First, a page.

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Event Review: Eric Prydz presents Pryda

Verboten, New York – February 27, 2015

There’s something magical that happens when Eric Prydz announces a show in New York City. His EPIC shows have sold out each year almost instantly, with state of the art visuals and holograms to enchant and amazing the crowd, paired with Prydz’s iconic tracks. Yet this year, fans were delighted to see a more intimate tour date scheduled in the Big Apple as well– Verboten casually released tickets for a show under Prydz’s PRYDA moniker, and the news spread like wildfire across the internet. Needless to say, tickets were gone in an instant, with fans (possibly in jest?) asking to trade EDC Vegas passes and other festival passes for one ticket to see Pryda. Joking or not, a ticket into the Brooklyn club on Friday night was a highly coveted prize.

While many arrived early to avoid waiting outside in the cold or to get a good spot on the dancefloor, I arrived early to see Brad Miller, curator of the ever popular Push the Night series, now featured monthly at Verboten, and one of New York’s most talented progressive DJs. Brad has a way of crafting a set that sticks in your brain, filled with beautiful vocals and moody bassline’s that will haunt your memories for the rest of the evening. I found myself stuck to my phone, shazam-ing left and right hoping that the melodies would be recognized for me to take home a nugget of music home with me. He build up his set little by little, effortlessly moving from one track to the next. With smooth and sultry tracks like George Fitzgerald’s remix of “Open Eye Signal”, Brad set the tone for the entire evening, leaving expectations high and a crowd electric with energy. If you haven’t seen Brad play, I highly suggest you make it a priority– his set on Friday cemented the fact that he’s one of my personal favorites, and a must-see on any line-up.

To keep the energy high, Prydz enlisted the help of LA based Ricoshëi as his tour openers, changing up the tone of the room to a more groovy side of the house spectrum. With tracks like The Martinez Brothers’ “Tree Towns” and Russ Yallop’s “Darkside Radio” along with their own originals, the duo moved from smooth and mellow to dark and glitch as the night progressed. Although this was the first I had heard of the DJ duo, I enjoyed their set and will definitely be following them from now on.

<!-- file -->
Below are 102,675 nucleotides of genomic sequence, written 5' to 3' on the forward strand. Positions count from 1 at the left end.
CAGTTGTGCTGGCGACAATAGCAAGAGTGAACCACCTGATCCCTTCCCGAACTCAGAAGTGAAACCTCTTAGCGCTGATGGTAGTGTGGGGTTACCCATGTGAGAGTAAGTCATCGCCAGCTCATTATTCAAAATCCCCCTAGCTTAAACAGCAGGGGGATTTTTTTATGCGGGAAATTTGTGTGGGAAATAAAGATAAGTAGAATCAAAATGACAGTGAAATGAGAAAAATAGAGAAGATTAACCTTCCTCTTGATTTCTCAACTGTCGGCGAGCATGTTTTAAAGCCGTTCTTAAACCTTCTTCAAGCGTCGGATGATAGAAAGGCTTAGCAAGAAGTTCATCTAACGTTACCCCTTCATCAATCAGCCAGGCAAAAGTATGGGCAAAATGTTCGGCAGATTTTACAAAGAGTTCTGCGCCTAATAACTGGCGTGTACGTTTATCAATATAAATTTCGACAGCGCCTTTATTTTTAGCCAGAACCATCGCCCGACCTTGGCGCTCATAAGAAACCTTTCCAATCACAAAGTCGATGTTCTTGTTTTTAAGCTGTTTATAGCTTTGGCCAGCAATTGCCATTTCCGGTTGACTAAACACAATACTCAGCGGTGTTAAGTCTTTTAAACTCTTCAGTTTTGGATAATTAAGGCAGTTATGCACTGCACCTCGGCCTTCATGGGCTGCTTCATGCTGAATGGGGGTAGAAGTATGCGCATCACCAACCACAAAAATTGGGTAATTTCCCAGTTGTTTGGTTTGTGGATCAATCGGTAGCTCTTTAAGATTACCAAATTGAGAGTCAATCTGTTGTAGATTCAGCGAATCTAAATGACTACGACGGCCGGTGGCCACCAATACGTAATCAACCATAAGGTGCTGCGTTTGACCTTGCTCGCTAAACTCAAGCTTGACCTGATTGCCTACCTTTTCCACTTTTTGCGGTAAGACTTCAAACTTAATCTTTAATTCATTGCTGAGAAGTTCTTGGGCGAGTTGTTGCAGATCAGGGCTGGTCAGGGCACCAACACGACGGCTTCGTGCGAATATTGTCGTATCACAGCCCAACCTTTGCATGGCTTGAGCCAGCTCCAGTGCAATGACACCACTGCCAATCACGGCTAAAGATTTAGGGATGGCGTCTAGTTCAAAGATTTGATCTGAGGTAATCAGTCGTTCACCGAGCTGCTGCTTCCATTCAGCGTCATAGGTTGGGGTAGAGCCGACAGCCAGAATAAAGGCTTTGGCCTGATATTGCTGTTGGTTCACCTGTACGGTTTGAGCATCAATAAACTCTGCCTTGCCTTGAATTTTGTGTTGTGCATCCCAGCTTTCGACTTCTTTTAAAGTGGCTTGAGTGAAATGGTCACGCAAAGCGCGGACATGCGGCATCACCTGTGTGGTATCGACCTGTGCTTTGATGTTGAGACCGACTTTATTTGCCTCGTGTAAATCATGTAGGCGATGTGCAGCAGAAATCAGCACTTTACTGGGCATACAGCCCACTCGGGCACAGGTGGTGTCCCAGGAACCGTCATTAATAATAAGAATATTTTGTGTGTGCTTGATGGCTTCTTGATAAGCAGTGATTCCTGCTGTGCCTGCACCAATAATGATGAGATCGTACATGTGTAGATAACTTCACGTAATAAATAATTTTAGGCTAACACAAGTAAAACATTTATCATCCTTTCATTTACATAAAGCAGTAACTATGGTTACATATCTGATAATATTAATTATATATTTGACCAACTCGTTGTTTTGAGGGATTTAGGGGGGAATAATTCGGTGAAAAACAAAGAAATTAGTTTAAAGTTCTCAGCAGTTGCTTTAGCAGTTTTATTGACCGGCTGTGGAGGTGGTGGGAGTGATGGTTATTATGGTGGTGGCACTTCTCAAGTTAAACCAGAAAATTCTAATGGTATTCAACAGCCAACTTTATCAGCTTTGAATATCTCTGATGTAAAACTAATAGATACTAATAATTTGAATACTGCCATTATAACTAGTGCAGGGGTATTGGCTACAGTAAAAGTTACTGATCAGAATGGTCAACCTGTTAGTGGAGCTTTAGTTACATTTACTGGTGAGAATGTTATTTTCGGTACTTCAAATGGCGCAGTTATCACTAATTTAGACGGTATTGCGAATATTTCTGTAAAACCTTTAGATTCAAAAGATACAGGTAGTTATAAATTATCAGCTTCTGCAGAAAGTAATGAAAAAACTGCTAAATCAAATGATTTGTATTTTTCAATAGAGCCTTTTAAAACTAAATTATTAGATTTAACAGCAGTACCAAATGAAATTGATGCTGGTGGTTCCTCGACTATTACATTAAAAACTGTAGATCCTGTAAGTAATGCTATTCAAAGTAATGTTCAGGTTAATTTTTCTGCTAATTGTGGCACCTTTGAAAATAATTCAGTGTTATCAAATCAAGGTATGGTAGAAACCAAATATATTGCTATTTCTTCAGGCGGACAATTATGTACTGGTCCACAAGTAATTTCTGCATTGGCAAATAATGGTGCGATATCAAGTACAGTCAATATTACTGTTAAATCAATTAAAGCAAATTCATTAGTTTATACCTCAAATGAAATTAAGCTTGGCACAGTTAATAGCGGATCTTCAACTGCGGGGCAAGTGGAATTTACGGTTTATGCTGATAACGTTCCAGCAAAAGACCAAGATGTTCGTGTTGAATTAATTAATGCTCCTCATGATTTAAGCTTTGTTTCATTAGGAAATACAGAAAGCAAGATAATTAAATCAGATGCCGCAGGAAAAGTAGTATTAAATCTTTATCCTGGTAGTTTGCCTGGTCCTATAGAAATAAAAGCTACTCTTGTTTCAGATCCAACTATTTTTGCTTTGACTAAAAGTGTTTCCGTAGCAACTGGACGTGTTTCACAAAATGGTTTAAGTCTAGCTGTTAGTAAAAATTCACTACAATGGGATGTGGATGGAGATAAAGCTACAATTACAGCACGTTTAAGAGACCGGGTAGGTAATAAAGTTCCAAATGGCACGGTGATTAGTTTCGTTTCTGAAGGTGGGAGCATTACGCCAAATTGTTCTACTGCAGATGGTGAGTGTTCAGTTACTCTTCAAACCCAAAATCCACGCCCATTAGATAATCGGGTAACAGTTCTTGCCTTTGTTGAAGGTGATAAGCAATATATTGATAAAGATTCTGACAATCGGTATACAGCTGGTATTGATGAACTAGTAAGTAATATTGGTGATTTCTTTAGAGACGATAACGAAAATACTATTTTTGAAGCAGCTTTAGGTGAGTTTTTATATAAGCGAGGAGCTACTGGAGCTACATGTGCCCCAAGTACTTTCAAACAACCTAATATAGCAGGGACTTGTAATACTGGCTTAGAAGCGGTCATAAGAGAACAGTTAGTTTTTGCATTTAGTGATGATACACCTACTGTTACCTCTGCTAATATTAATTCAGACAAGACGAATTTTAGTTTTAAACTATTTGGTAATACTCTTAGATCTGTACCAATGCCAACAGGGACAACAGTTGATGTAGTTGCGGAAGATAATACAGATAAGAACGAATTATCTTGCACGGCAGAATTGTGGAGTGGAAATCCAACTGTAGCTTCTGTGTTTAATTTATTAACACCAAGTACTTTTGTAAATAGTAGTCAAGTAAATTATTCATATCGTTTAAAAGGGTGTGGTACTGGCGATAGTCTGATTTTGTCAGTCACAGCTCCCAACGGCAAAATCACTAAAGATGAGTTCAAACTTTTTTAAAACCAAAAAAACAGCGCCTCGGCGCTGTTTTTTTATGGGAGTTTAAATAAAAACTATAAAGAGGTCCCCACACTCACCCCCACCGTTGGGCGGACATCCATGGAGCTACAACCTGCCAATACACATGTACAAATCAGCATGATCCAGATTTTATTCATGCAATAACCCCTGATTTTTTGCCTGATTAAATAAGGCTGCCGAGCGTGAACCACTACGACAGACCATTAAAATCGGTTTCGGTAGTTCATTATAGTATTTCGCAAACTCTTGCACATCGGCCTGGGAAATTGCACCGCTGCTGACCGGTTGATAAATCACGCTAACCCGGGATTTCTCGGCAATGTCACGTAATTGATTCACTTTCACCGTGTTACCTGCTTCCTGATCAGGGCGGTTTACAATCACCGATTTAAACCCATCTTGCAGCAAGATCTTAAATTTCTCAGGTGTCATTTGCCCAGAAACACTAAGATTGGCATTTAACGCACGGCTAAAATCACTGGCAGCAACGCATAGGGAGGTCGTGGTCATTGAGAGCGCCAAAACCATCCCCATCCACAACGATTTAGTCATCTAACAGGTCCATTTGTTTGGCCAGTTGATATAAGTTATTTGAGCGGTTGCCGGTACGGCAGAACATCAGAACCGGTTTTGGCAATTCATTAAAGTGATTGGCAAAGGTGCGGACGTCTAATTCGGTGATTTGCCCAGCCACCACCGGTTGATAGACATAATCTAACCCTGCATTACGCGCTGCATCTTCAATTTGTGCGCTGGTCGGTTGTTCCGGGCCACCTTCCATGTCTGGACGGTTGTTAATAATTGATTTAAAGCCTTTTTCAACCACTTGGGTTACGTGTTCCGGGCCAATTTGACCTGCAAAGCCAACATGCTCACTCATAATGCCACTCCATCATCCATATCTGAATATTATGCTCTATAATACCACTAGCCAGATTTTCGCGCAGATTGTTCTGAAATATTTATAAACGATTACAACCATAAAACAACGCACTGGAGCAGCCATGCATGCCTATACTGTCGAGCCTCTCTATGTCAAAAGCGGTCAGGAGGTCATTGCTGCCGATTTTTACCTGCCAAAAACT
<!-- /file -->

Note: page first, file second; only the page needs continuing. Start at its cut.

Pryda finally took to the stage at 2 am to anxious fans as Verboten reached max capacity. The crowd overflowed into the side room as Pryda took no time in filling the room with his iconic progressive sound. Tracks like “Generate” paired with new ID’s that fans devoured, hanging onto every note throughout his 4-hour set. Many were happy to hear the classic chords of “Pjano” as he kept his set true to his sound with remixes and bootlegs a-plenty. There’s a reason why he sold out Verboten so quickly– his sets are guaranteed to take you on an unforgettable journey. Despite the race to get tickets and being packed into the main room like sardines, it was worth every minute.

All in all, Friday’s show reminded me of what a highly efficient machine Verboten has become, and why it’s still my favorite club in New York. From an effortless arrival into the club, easy coat-check and mobility throughout the club despite being packed to the brim with people, the staff made what could have been a frustrating evening of fighting through the crowds absolutely wonderful. Their visuals projected onto the walls of the main room always provide a uniquely staggering experience, and the rotating art on the walls each week bring a unique club experience. If Verboten continues to pair their eclectic style with intimate DJ experiences like the Pryda show, I may just move in!

Verboten 

VerbotenNewYork.com

Facebook.com/VerbotenNewYork

Twitter.com/VerbotenNewYork

Eric Prydz

EricPrydz.tv

Facebook.com/EricPrydzOfficial

Twitter.com/EricPrydz

Brad Miller

DJBradMiller.com

Facebook.com/DJBradMiller

Twitter.com/DJBradMiller

Ricoshëi

Facebook.com/ricoshei

Twitter.com/RicosheiMusic

Ricoshei.tumblr.com

Originally written for ENL by Maggie Popovich

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